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Which parameters of NDSolve to change to get a more accurate PDE solution?

Posted 5 months ago

Hello, I have been trying to solve PDEs using NDSolve, in particular the following one:

xmax=10;
wmax=10;
xmin=10^-20;
psiinit[w_,x_]:=(Exp[-w^2]/Sqrt[π]-w*Erfc[w])*x;
sol=NDSolve[{2*x*D[psi[w,x],x]==D[psi[w,x],{w,2}]+2*w*D[psi[w,x],w]-(x*psi[w,x])^2,psi[w,xmin]==psiinit[w,xmin],Derivative[1,0][psi][0,x]==-x,psi[wmax,x]==0},psi,{w,0,wmax},{x,xmin,xmax},PrecisionGoal->20,AccuracyGoal->10,Method->{"MethodOfLines","SpatialDiscretization"->{"TensorProductGrid","MaxStepSize"->1/5000,"DifferenceOrder"->4}}]
N[psi[0,7]/.sol,20]
{1.14428}

However, as can be seen at the end of the above code, the solution obtained is provided with only 6 significant digits, whereas I would be happy to obtain more accurate solutions. Changing parameters such as PrecisionGoal and AccuracyGoal does not seem to help, but cause some error messages. I managed to obtain some improvement only by increasing MaxStepSize. It is less clear whether changing DifferenceOrder brings any improvement. Which other parameters one can change to get a better accuracy of the solution, without causing error messages? Manuals do not seem to provide any discussion of this essential issue. Manuals are also incomplete, as they do not explain which are default settings for various parameters, so that one cannnot even know which particular method or available option is used. Ideally, I would like to make use of the multiprecision available in MATHEMATICA, in order to obtain solutions with as many as 19 accurate significant digits. Is this possible at all? If yes, I would also be happy to learn how to split the PDE solving calculations into several runs, as they are likely to be time-consuming. Or, perhaps there are more accurate and efficient alternatives to NDSolve?
Leslaw

POSTED BY: Leslaw Bieniasz
9 Replies
Posted 5 months ago

There are lists and descriptions of methods, including implicit one-step methods:

LSODA is the default solver for ODE's. IDA for DAEs. Not sure about other forms of DEs.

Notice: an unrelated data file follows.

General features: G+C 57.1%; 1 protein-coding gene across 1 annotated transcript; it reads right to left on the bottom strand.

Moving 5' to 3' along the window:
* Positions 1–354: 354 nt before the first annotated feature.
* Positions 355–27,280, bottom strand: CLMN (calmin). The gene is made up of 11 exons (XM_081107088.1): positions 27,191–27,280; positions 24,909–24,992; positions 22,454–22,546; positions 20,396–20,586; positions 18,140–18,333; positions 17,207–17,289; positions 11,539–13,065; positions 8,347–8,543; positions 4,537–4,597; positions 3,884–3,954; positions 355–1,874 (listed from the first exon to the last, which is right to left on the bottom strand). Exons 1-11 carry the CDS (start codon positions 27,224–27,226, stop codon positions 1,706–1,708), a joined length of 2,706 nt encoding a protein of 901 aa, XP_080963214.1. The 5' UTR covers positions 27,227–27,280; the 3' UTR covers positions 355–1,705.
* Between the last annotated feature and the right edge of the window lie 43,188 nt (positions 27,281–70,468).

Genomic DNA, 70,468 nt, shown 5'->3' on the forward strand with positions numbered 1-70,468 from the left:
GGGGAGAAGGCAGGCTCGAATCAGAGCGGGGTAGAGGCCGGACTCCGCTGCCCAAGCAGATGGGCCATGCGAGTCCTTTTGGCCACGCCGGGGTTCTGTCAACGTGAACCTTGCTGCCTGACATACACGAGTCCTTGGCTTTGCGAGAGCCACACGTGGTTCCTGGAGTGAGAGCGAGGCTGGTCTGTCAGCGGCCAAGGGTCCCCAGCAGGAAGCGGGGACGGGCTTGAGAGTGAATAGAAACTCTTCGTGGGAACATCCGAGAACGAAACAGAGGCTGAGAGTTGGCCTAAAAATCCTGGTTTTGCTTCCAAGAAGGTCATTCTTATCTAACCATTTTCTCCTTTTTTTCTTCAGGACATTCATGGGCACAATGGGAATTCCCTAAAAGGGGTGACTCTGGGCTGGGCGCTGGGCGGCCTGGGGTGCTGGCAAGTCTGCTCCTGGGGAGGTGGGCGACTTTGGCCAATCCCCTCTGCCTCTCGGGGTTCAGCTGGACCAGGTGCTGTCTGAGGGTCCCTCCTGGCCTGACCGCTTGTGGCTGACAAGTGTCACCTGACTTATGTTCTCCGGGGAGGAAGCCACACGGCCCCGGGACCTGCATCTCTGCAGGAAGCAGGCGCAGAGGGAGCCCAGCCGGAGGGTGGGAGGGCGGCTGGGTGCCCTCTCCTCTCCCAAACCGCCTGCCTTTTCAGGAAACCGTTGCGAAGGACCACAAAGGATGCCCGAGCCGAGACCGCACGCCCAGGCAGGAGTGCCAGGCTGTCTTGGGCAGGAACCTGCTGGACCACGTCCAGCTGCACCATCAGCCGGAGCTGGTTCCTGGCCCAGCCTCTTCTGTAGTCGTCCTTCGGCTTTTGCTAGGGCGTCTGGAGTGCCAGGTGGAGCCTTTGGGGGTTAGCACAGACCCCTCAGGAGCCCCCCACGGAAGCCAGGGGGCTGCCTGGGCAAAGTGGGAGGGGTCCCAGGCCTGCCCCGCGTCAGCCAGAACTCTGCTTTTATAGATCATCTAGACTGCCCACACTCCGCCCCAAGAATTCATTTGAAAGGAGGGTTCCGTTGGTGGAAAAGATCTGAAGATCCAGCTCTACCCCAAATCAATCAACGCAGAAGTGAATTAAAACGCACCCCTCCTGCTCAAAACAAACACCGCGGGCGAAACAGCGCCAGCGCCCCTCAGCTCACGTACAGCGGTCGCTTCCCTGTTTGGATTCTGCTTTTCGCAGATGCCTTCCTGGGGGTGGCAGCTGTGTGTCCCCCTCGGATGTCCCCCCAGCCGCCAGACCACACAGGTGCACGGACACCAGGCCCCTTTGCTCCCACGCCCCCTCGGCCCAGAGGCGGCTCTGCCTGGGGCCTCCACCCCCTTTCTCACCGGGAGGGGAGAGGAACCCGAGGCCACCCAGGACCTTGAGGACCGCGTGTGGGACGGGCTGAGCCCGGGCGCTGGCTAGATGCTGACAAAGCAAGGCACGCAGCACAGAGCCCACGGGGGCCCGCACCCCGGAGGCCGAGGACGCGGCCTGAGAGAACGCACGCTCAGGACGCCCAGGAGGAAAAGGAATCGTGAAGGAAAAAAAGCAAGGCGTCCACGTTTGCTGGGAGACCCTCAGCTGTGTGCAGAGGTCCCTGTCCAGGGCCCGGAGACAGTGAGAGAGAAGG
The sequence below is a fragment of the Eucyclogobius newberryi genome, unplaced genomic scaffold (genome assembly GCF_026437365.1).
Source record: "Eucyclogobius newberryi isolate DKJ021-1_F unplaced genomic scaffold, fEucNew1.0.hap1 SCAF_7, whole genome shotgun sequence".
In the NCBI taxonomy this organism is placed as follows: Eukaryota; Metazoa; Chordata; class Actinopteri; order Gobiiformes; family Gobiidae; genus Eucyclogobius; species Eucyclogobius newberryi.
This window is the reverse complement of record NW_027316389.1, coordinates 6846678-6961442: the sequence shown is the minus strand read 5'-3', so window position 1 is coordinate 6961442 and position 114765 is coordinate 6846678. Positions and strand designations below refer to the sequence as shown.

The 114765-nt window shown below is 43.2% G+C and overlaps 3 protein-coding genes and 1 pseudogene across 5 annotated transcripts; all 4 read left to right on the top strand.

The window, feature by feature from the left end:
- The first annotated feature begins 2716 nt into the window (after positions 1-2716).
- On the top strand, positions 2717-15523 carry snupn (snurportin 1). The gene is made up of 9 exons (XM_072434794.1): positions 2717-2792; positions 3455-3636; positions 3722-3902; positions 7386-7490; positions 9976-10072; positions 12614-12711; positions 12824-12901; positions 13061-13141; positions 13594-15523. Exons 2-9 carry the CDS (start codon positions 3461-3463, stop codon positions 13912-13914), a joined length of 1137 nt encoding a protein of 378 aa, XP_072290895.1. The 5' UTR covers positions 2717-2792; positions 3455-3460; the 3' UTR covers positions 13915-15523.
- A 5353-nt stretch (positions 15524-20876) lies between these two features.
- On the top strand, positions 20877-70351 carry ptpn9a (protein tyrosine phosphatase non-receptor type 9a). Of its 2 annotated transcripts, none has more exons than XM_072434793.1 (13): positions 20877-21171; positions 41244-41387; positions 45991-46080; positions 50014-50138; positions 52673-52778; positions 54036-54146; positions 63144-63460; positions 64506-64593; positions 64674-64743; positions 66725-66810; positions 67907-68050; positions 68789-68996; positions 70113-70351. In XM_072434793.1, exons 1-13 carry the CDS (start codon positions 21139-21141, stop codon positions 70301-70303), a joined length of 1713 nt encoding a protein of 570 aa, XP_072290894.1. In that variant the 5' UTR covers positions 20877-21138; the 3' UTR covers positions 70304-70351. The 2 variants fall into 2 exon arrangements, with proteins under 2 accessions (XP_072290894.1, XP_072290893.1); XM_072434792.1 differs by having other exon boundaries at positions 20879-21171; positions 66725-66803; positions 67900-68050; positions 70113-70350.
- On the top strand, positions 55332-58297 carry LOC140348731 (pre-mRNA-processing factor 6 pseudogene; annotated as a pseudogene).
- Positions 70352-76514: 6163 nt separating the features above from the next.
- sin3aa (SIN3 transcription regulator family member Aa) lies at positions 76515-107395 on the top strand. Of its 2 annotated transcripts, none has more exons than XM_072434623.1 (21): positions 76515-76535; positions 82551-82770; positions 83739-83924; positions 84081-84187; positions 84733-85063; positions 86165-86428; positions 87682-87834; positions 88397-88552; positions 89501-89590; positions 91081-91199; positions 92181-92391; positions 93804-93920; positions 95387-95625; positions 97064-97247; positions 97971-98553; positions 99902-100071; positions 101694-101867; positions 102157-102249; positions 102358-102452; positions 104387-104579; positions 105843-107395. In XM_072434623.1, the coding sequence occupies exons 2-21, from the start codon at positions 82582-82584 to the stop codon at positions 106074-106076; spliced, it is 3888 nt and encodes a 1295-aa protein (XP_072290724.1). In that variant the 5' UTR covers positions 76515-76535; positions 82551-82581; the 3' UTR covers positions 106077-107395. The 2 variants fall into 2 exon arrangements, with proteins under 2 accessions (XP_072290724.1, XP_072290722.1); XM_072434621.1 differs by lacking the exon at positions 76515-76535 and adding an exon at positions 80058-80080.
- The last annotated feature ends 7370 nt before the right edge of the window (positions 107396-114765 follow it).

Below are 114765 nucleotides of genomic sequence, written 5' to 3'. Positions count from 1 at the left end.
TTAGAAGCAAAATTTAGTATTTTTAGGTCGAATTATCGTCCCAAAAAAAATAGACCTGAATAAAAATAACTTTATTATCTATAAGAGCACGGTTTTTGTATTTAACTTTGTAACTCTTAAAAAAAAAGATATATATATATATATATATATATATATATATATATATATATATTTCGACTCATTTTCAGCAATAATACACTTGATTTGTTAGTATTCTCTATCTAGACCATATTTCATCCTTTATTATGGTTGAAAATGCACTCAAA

According to the Overview, "FixedStep" is restricted to one-step methods, so you can't use BDF or LSODA with it. A list of such submethods is in the docs. for NDSolve. Strangely, the FixedStep section gives an example that claims to show how to use Method -> "BDF" using fixed steps, but the steps are in fact of different sizes. You can use BDF for time integration in a PDE, but I do not know how to fix the step size or to restrict the minimum step size.

I do not know of any implementation of Rosebrock methods in Mathematica/WL. How to implement your own methods is described in the Plugin Framework.

POSTED BY: Updating Name
Posted 5 months ago

Responding to the person "Updating Name": I tried your version of the code, but I get a message: "The initial conditions did not evaluate to an array of numbers of depth 1 on the spatial grid. Initial conditions for partial differential equations should be specified as scalar functions of the spatial variables". To make your code work I had to remove WorkingPrecision -> 40, but then I get an accuracy of no more than 4-11 digits, depending on the choice of MaxPoints and MinPoints, while increasing AccuracyGoal or PrecisionGoal resulted in an enormous slowing down. My feeling is that NDSolve does not tolerate multiprecision, at least not in adaptive calculations.

Concerning the pseudospectral discretization: isn't it practical for periodic boundary conditions only?

Responding to Michael Rogers: I'll try your suggestions, but I am not happy about "ExplicitRungeKutta". Is there any possibility to employ implicit methods, say BDF? Or, other robust implicit schemes, like for example Rosenbrock methods? Some of these are very handy for nonlinear problems, as they do not require Newton iterations. I noticed in some examples on the internet that LSODA was used in NDSolve, and LSODA is based on BDF, if I remember. Explicit methods are likely to cause stability problems. Unfortunately, I cannot find anywhere a complete list of available integrators and other options for NDSolve. Leslaw

POSTED BY: Leslaw Bieniasz
Posted 5 months ago

Suppose that I don't want to use automatic features of NDSolve, but just prefer fixed, uniform spatial and temporal grids, combined with my choice of the spatial and temporal discretization orders, plus my choice of WorkingPrecision. How to do this? I suspect I might choose SpatialDiscretization->MaxSteps == SpatialDiscretization->MinSteps == (my value) to eliminate automatic spatial grid selection. Is this correct? But how to set the other options so that PrecisionGoal and AccuracyGoal are effectively not used by NDSolve? Given the fragility of NDSolve adaptive calculations, the above approach might be the best one, if only no criptic error messages occur; I could test the accuracy of the procedure by comparing the actual errors with some known solutions, instead of relying on the adaptive algorithm. Leslaw

POSTED BY: Leslaw Bieniasz

Used "FixedStep" + StartingStepSize for a fixed time step and whichever method for the spatial grid. Ignore the error/warning message about StartingStepSize. You've already complained about error messages, and I have no defense for this one. (It seems StartingStepSize may be used for both temporal and spatial discretization, and it's okay for one but not the other in the examples below.)